The truth is, Williams still views himself as an underdog. His single mother, Denise Smith, worked two jobs and coached him in grade school, demanding that he pass the ball even if the recipient wasn't capable of finishing the play. That approach put Williams on his current path, but it was murder on his Q rating. At The Colony High in suburban Dallas he was viewed as the lesser star behind Bracey Wright (now playing in Belgium). The colleges he hoped to attend preferred other guards—North Carolina (Felton), Arizona (Salim Stoudamire), Georgia Tech (Jarrett Jack) and Texas (T.J. Ford)—so Williams spent three seasons at Illinois, where he was overshadowed by Dee Brown, who is playing in Italy.
The Jazz recognized his potential, trading up to take him with the No. 3 pick in 2005. The Hornets took Paul with the next choice; he became Rookie of the Year and has generally been regarded as the superior pro, even though Williams has won nine of their 12 NBA meetings. "It's good to have the upper hand," says Williams, who has been friends with Paul since they worked a summer camp in college. "I feel like I'm the best point guard in the league. I've felt that the last couple years, just like I'm sure [Paul] feels that way. Just like I'm sure Steve [Nash] feels that way."
At 6'3" and 207 pounds Williams is stronger than most of his peers, yet he's quick enough to stay in front of smaller guards. "He's an excellent defender," says Sloan, who doesn't joke about that kind of thing. Williams's shooting was viewed as his weakness coming out of college, but he has become a feared three-point bomber with the game in the balance. That range has opened up driving lanes that he explores like a manic fullback looking for contact. "I still wish I had played football in high school," says Williams, who seems to dwell on his few failings more than his innumerable successes.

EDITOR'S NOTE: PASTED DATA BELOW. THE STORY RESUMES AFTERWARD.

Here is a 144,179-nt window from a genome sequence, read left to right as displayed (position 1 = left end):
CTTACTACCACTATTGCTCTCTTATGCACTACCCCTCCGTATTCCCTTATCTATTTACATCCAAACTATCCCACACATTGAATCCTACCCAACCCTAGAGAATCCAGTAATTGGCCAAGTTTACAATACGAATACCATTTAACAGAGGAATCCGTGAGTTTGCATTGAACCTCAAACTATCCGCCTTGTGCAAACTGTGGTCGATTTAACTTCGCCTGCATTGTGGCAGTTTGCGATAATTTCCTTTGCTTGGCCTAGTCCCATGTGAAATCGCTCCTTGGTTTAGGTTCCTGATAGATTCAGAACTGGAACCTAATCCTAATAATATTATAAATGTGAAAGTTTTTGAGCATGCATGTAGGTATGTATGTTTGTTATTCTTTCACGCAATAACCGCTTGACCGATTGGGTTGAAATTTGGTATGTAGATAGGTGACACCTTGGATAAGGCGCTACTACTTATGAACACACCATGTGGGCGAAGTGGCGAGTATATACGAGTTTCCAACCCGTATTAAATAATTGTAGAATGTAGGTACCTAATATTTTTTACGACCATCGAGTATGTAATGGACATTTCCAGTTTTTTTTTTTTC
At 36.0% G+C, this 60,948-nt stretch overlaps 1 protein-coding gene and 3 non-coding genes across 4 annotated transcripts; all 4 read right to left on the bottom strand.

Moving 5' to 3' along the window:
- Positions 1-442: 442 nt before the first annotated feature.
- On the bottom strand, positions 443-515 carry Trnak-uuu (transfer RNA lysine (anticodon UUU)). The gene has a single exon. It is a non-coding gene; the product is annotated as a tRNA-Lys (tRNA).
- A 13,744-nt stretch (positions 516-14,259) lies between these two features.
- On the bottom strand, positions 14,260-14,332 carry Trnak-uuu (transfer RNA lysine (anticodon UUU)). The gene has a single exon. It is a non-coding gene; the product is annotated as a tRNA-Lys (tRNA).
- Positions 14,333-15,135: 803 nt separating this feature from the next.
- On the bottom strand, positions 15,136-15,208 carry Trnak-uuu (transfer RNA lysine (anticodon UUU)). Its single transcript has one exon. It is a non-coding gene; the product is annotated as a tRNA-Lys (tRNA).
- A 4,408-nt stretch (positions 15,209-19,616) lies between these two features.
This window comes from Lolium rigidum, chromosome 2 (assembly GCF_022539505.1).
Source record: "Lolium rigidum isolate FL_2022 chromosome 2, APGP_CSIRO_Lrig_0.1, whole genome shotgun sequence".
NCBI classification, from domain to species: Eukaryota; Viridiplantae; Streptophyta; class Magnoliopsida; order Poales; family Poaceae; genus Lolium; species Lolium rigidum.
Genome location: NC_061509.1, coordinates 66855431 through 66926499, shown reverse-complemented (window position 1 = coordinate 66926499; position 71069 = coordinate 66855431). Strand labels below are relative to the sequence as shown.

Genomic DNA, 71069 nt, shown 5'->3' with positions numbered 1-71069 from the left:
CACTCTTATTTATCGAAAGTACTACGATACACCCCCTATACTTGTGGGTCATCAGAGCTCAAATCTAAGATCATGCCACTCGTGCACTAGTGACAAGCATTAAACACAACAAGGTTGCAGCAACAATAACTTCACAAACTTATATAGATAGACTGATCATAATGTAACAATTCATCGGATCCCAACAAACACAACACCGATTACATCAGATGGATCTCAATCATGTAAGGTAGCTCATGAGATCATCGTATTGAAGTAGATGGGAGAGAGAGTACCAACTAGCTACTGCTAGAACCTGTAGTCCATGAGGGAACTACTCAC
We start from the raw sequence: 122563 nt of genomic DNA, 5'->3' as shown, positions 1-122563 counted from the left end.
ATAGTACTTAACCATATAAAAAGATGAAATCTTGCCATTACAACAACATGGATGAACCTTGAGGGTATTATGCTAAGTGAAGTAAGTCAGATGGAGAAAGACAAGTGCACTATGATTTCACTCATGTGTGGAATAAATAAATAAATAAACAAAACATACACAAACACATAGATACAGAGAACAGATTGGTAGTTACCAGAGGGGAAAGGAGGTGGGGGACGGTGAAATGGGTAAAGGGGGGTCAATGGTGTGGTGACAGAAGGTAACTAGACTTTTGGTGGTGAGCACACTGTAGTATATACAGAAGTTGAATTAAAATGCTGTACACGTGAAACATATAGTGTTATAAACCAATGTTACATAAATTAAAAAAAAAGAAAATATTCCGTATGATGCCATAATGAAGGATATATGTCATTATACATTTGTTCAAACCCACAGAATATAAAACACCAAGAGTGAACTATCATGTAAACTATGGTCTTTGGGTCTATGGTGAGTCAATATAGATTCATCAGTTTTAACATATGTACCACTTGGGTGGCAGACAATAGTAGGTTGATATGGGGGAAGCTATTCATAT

With Boozer likely to depart as a free agent this summer, Williams has big ambitions for what appears to be their final run together: an upset of the Lakers. "Can they be beat? I think so," says Williams. "You've got to play at such a high level every game. You can't take any possessions off with them."
It's a matchup that he longs for. Can Utah's ball movement spread the floor well enough to free up the lane? Can Kirilenko & Co. hound Kobe Bryant into enough 9-for-23 nights? Can the Jazz muster enough big shots to pull out the tight games? If no one else thinks so, then that leaves Williams stubbornly liking his chances all the more.